For Ottawa the win was an important addition to the point’s totals, keeping them ahead of the surging Buffalo Sabres and close to the conference topping Carolina Hurricanes. Most importantly it was a solid come from behind effort for Bryan Murray’s team, who refused to be chased out of their own rink and found the missing connections later on in the game that changed the flow of the play. It also heralded the successful reunion of the Sens big line, a move which paid off quite nicely in this one.

At a time of the year when two points can make the difference between a good placing and a challenging one, the Sens kept the pace up with their nearest rivals, a situation that will no doubt have to continue right down to the final weekend of the regular season.

Canucks movin on up the dial!

It's not quite as earth shattering as it once may have been, but still when you leave a partner after 35 years people take notice.

It was announced today that the Vancouver Canucks will end their affiliation with CKNW and the Corus radio network at the end of this season. The long time home of the NHL in Vancouver was apparently outbid for the contract by all sports station The Team 1040, which will take over with the start of the 2006-07 season.

The Team part of the Chum radio empire is planning on expanding Canuck coverage during the day, providing a designated Canucks show to the programming line up and throwing it's promotional weight behind the Canuck's charitable causes.

In an era where most of the Canucks games are on television in some form or another, and now are featured on satellite radio, it may not be as big a loss as it once may have been. It ends up as more of a vanity loss than a structural one, NW has been moving towards an almost exclusive news and public affairs format over the last year or so, losing the Canucks may not be as traumatic as many may think.

Dan Russell who hosts the Sport talk program nightly from 9-midnight daily held an unofficial wake for his stations lost sons. No doubt casting a nervous look over his shoulder as his employer continues to shed its sports properties. It was a few years ago that the Lions moved away from 980 on the dial to head towards the growing sports presence at 1040.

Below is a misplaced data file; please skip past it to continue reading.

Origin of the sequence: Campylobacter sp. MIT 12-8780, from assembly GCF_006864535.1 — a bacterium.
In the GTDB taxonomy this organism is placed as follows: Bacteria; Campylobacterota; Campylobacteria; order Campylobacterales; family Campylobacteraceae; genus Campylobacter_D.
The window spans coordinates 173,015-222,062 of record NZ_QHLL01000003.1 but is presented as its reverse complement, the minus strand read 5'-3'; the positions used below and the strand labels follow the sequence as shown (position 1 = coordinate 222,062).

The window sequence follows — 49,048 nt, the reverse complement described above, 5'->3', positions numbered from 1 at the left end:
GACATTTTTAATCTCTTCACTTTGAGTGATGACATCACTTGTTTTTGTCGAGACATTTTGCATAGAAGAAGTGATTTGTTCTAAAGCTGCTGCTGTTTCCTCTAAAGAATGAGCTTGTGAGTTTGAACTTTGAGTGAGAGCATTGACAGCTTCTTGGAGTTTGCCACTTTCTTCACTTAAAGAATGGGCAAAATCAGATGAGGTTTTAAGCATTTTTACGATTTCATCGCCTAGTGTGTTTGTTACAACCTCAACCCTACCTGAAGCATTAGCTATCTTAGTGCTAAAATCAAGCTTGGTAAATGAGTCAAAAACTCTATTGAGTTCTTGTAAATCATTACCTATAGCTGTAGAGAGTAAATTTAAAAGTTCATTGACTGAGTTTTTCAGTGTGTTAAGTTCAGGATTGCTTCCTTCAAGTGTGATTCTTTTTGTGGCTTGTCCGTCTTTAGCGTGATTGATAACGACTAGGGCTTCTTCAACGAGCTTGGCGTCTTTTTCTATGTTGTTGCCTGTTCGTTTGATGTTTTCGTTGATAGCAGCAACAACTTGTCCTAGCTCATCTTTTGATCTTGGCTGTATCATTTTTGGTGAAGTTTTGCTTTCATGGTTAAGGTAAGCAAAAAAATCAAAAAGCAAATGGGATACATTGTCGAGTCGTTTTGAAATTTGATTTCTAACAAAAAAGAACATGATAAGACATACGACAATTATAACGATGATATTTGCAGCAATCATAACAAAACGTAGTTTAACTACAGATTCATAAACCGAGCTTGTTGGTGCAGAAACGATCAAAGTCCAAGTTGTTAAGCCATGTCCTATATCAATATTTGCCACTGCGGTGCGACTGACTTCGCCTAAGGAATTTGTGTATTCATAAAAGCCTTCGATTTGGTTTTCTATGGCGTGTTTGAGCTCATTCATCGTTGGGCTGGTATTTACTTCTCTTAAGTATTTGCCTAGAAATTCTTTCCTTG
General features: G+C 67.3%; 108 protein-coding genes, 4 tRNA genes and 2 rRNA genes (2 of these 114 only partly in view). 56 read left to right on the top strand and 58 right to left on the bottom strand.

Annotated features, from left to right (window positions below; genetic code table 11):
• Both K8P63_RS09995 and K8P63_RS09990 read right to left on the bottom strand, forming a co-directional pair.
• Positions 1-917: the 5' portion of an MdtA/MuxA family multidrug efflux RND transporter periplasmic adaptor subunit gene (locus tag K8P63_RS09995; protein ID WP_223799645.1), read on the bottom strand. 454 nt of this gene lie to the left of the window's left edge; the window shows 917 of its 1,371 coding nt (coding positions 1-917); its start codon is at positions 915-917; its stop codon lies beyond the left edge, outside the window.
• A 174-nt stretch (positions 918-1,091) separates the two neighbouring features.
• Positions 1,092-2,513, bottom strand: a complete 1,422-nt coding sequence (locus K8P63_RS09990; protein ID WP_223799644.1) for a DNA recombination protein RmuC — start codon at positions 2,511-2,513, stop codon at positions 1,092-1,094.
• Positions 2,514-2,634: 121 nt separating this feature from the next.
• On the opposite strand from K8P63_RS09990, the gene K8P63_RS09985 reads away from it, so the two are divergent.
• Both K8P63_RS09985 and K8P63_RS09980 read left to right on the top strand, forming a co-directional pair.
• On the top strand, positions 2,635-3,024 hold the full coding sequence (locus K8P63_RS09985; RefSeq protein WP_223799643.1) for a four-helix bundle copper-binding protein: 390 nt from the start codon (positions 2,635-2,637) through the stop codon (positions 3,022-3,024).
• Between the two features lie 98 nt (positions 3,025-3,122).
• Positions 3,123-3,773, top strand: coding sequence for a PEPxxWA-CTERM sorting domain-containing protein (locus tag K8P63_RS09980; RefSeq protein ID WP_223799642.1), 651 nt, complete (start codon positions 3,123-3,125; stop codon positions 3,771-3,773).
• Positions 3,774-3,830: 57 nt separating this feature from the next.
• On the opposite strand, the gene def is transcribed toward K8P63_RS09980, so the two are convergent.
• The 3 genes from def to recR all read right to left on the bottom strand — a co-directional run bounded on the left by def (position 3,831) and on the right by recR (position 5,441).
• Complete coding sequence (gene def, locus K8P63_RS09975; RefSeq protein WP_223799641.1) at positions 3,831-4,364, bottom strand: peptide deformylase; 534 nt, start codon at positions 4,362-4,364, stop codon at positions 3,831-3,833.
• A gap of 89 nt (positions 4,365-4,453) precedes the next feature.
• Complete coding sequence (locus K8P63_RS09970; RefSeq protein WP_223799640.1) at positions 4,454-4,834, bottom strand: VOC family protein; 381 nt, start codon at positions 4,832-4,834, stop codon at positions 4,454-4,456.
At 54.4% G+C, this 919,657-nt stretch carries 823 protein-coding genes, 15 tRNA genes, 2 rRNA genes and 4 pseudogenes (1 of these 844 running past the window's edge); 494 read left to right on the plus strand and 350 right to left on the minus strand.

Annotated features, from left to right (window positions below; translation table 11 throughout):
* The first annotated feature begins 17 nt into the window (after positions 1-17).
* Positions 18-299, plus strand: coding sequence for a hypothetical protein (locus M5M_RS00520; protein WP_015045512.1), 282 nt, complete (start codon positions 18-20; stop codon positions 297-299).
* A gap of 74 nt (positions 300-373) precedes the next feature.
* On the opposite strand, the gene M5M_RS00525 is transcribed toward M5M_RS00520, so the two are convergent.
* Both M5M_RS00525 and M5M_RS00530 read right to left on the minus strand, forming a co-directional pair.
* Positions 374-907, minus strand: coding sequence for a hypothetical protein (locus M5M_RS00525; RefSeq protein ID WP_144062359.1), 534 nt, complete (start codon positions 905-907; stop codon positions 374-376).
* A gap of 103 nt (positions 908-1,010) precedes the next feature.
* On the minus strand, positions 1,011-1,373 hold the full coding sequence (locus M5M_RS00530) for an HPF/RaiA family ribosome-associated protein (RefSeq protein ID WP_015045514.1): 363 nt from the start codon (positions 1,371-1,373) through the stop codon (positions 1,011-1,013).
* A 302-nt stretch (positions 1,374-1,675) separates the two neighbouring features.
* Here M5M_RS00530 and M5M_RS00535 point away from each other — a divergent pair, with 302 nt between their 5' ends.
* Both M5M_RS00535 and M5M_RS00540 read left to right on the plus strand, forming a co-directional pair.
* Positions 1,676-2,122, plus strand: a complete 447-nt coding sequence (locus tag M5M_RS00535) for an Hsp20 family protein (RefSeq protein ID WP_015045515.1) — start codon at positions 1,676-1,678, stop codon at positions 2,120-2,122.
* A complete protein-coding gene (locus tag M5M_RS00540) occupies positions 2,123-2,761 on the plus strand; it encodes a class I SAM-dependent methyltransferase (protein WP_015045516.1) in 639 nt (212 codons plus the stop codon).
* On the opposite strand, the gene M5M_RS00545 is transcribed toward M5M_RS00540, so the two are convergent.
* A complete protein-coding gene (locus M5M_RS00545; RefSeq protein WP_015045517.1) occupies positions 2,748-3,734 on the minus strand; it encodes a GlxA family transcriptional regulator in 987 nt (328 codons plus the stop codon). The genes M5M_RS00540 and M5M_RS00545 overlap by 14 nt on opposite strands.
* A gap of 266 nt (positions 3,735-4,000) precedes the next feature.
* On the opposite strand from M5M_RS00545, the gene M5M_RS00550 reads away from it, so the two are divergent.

Russell spent a good portion of his night backing up his current employer (probably not a bad employment strategy) and suggesting that life will go on. However, one wonders how long NW would want to keep a sports directed program in it's line up of mostly news and public affairs programming. Best case scenario for Russell may be a shift over the flailing Mojo franchise, worse case a sudden if temporary exit from the broadcast wars. Perhaps he too will migrate towards the Team and it's suddenly strong local sports presence.

For those that wish to listen in, the CKNW audio vault will have the announcement and the follow up program in its inventory for a couple of weeks.

Cat Food!

The slide continues for the Vancouver Canuck’s as the Nashville Predators handed them a 5-0 loss, sending the Canucks off to hang on tenuously to the eighth and final playoff spot in the Western division.

Once again the Canucks failed to execute their plan of attack, as foolish penalties and poor play in their own end proved to be costly as the Predators loaded up and took their shots on Mika Noronen, who made his debut in a Canuck uniform.

Noronen was weak on a couple of the Predator shots but on the whole he could not be held responsible for the loss, as it was a team effort once again that finished off the Canucks for yet another night. Coach Marc Crawford seemed to hang the loss on Nornen’s head, but if he looks along that bench in front of him he could probably identify a few of the skaters who contributed to the shut out loss.

A telling point about this game and the losing skid is the fact that the Canucks were 0 for 8 on the power play and the losing skid has seen them score only once in twenty eight man advantage situations. That’s a lot of scoring chances that have gone by the wayside as the Canucks have tumbled from their perch in the top five of the conference.